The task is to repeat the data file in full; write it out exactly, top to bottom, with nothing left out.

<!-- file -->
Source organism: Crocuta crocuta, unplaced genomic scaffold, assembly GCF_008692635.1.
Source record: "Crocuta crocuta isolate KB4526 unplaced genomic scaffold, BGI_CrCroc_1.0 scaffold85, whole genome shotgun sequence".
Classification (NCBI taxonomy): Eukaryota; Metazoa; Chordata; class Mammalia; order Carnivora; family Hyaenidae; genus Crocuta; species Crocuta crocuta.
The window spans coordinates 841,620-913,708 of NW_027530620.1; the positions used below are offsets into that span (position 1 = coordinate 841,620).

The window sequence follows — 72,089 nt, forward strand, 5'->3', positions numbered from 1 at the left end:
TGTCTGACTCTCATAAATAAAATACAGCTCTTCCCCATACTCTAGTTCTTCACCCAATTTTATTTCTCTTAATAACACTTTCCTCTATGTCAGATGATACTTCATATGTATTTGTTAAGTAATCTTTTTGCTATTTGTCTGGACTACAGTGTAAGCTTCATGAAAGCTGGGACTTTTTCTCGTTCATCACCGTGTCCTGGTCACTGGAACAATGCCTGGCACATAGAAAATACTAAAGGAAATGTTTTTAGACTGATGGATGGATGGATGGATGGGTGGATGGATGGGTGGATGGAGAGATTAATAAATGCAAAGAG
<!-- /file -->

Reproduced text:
Source organism: Crocuta crocuta, unplaced genomic scaffold, assembly GCF_008692635.1.
Source record: "Crocuta crocuta isolate KB4526 unplaced genomic scaffold, BGI_CrCroc_1.0 scaffold85, whole genome shotgun sequence".
Classification (NCBI taxonomy): Eukaryota; Metazoa; Chordata; class Mammalia; order Carnivora; family Hyaenidae; genus Crocuta; species Crocuta crocuta.
The window spans coordinates 841,620-913,708 of NW_027530620.1; the positions used below are offsets into that span (position 1 = coordinate 841,620).

The window sequence follows — 72,089 nt, forward strand, 5'->3', positions numbered from 1 at the left end:
TGTCTGACTCTCATAAATAAAATACAGCTCTTCCCCATACTCTAGTTCTTCACCCAATTTTATTTCTCTTAATAACACTTTCCTCTATGTCAGATGATACTTCATATGTATTTGTTAAGTAATCTTTTTGCTATTTGTCTGGACTACAGTGTAAGCTTCATGAAAGCTGGGACTTTTTCTCGTTCATCACCGTGTCCTGGTCACTGGAACAATGCCTGGCACATAGAAAATACTAAAGGAAATGTTTTTAGACTGATGGATGGATGGATGGATGGGTGGATGGATGGGTGGATGGAGAGATTAATAAATGCAAAGAG